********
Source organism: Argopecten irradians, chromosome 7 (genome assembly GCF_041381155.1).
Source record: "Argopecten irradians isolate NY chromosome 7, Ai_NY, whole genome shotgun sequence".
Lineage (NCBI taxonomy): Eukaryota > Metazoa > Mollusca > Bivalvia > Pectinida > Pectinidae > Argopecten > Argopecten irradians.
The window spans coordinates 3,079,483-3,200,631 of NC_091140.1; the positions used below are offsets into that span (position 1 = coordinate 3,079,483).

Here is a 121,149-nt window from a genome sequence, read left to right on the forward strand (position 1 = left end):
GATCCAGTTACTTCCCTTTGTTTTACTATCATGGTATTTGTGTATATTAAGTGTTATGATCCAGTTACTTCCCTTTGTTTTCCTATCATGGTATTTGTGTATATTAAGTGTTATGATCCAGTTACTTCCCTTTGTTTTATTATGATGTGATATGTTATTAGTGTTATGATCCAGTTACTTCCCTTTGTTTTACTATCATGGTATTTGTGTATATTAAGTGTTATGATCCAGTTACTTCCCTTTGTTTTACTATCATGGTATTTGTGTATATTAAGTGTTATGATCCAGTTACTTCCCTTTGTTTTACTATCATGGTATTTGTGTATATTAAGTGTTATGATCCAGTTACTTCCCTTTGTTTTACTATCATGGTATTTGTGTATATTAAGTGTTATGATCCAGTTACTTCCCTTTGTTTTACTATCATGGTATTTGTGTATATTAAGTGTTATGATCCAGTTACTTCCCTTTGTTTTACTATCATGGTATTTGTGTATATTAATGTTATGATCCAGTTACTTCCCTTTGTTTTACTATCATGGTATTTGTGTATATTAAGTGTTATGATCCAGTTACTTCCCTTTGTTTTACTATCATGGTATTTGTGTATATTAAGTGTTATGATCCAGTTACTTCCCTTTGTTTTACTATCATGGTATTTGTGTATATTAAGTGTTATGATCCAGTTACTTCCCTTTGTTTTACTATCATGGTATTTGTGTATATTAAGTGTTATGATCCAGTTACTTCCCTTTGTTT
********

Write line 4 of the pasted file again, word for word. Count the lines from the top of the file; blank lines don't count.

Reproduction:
The window spans coordinates 3,079,483-3,200,631 of NC_091140.1; the positions used below are offsets into that span (position 1 = coordinate 3,079,483).